As readers are no doubt aware the UK voted to leave the EU in June 2016. We were shocked that Brexit actually happened and were worried about the impact on our clients.
The long lasting effects are unknown and much will depend on the negotiation of trade agreements with the EU. Some commentators have suggested that the UK could be in recession for many months whilst others have suggested that this will all blow over and the UK will rapidly recover.
We have attempted to evaluate the worst case scenarios and impact on our small business clients.
We all need to be aware of the potential threats to the UK economy and our clients/customers and take appropriate steps in order to survive and to thrive.
The Bank Of England is likely to cut interest rates and provide liquidity facilities to banks in order to prevent another credit crisis and to calm the markets. Financial markets could be due to political or financial/economic reasons and its too early to predict what could happen in the future.
However, there is a potential risk of recession due to the fall in exchange rates, inflationary pressure and uncertainties affecting business and consumer confidence. Foreign investment may also fall.
The full impact of Brexit is not yet known and one of the key factors will be the negotiations of a new trade agreement with the EU. If the Norway/Swiss models are followed and UK businesses can access the Single Market for imports/exports and financial passporting then the impact of Brexit may be limited.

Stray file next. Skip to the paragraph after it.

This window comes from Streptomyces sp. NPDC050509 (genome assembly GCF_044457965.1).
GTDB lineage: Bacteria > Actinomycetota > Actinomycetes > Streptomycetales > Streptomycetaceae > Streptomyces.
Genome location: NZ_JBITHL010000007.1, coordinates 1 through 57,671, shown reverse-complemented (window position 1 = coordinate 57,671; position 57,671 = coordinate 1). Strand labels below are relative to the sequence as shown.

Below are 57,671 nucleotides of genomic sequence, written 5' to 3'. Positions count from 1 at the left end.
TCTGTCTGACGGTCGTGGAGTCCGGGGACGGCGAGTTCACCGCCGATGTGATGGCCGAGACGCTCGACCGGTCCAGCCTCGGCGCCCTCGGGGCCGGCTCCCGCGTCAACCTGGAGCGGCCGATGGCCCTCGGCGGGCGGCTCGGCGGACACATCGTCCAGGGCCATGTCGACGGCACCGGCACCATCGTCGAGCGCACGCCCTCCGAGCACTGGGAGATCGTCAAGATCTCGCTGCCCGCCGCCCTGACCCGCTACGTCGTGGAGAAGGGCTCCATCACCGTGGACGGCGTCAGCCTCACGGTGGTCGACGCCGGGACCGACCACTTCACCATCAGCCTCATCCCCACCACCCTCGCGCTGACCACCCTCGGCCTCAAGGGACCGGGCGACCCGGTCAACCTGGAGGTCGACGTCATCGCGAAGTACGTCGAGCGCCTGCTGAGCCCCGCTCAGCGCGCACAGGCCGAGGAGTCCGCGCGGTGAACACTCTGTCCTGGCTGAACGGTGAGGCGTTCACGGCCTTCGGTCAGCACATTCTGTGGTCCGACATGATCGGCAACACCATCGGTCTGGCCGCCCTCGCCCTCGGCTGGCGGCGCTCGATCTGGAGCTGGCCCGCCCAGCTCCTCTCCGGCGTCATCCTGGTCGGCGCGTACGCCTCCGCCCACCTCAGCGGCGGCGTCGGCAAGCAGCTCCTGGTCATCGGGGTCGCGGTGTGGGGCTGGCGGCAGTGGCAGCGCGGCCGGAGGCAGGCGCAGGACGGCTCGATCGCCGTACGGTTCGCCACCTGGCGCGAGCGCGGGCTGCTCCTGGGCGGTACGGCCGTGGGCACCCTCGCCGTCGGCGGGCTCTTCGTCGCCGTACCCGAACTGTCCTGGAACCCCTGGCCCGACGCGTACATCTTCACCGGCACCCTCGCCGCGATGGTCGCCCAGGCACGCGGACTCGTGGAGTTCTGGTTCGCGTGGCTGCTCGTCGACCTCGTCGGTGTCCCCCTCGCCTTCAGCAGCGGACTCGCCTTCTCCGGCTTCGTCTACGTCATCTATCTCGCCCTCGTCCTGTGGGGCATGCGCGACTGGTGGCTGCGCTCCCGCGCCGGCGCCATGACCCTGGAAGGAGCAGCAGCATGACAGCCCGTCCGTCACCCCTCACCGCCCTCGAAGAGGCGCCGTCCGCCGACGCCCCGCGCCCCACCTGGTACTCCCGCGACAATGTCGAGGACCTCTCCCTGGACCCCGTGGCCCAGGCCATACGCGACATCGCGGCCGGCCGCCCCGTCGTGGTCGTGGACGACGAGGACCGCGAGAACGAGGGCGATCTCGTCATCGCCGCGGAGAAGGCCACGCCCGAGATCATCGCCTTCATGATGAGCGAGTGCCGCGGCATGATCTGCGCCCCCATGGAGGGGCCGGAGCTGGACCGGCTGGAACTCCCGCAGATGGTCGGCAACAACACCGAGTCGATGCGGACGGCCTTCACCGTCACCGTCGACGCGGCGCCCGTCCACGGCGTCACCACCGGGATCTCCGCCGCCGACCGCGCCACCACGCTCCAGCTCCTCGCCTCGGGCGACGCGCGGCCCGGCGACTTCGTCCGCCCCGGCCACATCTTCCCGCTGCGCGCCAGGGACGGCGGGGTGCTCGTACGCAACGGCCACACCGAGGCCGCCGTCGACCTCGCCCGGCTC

However, we have considered the worst case scenarios for our core sectors:
Financial services: In the short term, FCA firms should re-check financial forecasts, risk assessments and capital adequacy requirements. In the medium/long term they will need to consider whether they will need to migrate to the EU or setup a subsidiary to ensure passporting.
Tech startups: In the short term, cash burn and forecasts should be re-assessed as it could potentially become more difficult to raise finance if investors are nervous about the UK economy. In the long term, restrictions on movement of labour could reduce the talent pool and some of the infrastructure and benefits of operating in the UK.
Fintech: Could suffer the same problems as tech startups but could also be affected by lack of passporting or reduced demand from the financial services sector if they are suffering from Brexit.
Import / Export: Amazon sellers could suffer from double layers of taxation and tariffs if they’ll now have to export goods to both the UK and EU separately, depending on how trade agreements are negotiated. Foreign goods could also become more expensive to UK customers, reducing to demand.
Contractors: Economic uncertainty could increase demand for temporary contracts if businesses are adverse to hiring new permanent staff. However, financial services could potentially suffer from job losses and temporary staff could also be affected. EU citizens need to check if they can stay in the UK and may be able to apply for permanent residence.
AIM/ISDX plcs: Equity markets have suffered and existing plcs may find it difficult to raise new capital. If the credit crisis of 2007-08 can be used as a guide then it may be difficult for new firms to list or to reverse in the near future, as many deals collapsed after the credit crisis.